Free Press Journal

Tiger Power CEO Chris Prengels: Developing power solutions for off grid, poor grid applications in India

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If solar energy is a big leap for renewable power, Tiger Power has taken the plunge and is ready to raise the energy bar with innovative solar power generation and storage solutions, that can be set up in remote locations and reduce carbon emissions.

Tiger Power, a two year old Belgian start up clean tech company, is already into India since the last one year, with its mini grids and energy in a box power solutions.

Chris Prengels, CEO, Tiger Power informed, “We are developing power solutions for off grid and poor grid applications in India and East Africa. We plan to put up 400 to 600 mini grids in India and East African countries like Uganda and Rwanda in the next two to three years.”


For Prengels, India, where he lived for more than two years, to understand how the country works, is a key market and an enormous opportunity, because there are more than 300 million persons in the country with no access to electricity. The company is invested in India and working closely with the government to bring power to the people in remote locations.

Alex Daniel, the company’s country manager, spoke about Tiger Power’s progress in India. “We have an ongoing engagement with the government so that we are part of their existing and upcoming new policies, especially its policy framework for mini grids, expected to be announced soon, which will be an opportunity for us to front end the targets envisaged by the government of India and position ourselves as partners or prominent players in fulfilling the objectives of the federal policies.

“We plan to put up 400 to 600 mini grids in India and East African countries.”

The company is eyeing the energy starved areas of Uttar Pradesh and Bihar, where people need more than one bulb in the house and the youth want access to computers, television, internet, cooler and mobile phones.

“We are ready to set up 200 50-100 kilowatts mini to micro grids, each sufficient to power a small rural hamlet and small businesses. That is our main differentiator.” informed Prengels.

To coincide with the state visit of the Belgian king to India, the company is set to announce its agreement with another international clean tech company, Cambridge Energy Resources to build these 200 renewable energy installations in Uttar Pradesh over the next three years, at an investment of around 20 million euros, to contribute to India’s plan to electrify 40 million households by 2018.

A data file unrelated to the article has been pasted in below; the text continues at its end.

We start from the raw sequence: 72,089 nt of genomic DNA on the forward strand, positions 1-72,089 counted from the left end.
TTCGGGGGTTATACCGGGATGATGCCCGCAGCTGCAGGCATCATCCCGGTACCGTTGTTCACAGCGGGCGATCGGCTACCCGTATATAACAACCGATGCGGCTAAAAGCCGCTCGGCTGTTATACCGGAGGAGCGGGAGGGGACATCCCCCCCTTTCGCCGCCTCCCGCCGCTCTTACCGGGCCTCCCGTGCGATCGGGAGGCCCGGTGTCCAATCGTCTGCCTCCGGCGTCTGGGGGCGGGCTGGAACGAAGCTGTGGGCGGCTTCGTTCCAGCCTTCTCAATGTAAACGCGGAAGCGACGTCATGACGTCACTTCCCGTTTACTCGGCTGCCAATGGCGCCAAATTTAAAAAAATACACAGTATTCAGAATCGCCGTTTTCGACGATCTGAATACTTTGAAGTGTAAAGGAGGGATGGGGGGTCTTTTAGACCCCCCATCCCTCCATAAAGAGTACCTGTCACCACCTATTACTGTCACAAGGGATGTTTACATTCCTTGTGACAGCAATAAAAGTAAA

Tiger Power has already launched other innovative products in India, like Sunfold, which combines power generation and storage to provide a clean energy alternative to traditional diesel generator sets. These are plug and play solar power systems for a wide range of remote applications, and can be conveniently transported and set up atop a standard sized shipping container, which can be used for a variety of purposes –to power telecom towers, ATMs, petrol pumps, skill centres, cold storage, medicine distribution or construction sites –where the container itself can be used as an office. Sunfolds use lead crystal batteries, which keeps temperatures low and prolongs power storage.

The company has already signed a joint cooperation agreement with the Ministry of Renewable Energy for the Sunfold to be tested at the National Institute of Solar Energy.

“We are thus giving you energy in a box, where everything is integrated and no civil work is required. Simply install, plug and play. The use of Sunfolds, a competitively priced 5 kilowatt system, can enable non-stop operations, reduce energy cost and also CO2 emissions with no worries about fuel pilferage, that comes with dependence on batteries and generator,” Daniel elaborated.

The company has supplied Sunfold systems to Urja-Energy, an NGO in Gorakhpur, Eastern Uttar Pradesh, to power a primary health centre and a sanitary pads production factory, that used to be hampered by daily power cuts. The sanitary chamber is made out of the shipping container. Another Sunfold powers houses and shops in Mehrajganj, another remote location in Uttar Pradesh.

“We intend to put up Sunfolds as a commercial solution for hundreds of telecom mobile towers.”

Tiger Power manufactures and assembles these Sunfolds in India and is 90 per cent indigenised. “The only component to be imported is our unique lead crystal batteries for power storage. The rest is either manufactured or sourced from India,” Daniel said.

The company also supplies Sunfolds to telecom companies, that generate solar power onsite and power the telecom towers to run their mobile network. “We intend to put up Sunfolds as a commercial solution for hundreds of telecom mobile towers in the next one year, which will reduce their dependency on diesel,” said Daniel.

The company is also working on other innovative products like hydrogen generators, that generate power on demand and allow power storage over a longer time, for weeks, that would be helpful during the monsoon months. “The product is being tested in Belgium and we should be bringing it into India in the next one year. It can replace a number of diesel generators,” informs Daniel.

Tiger Power’s products are also competitively priced. “We understand India is a price conscious market and we are ready to bring in European quality at Indian costs,” states Prengels.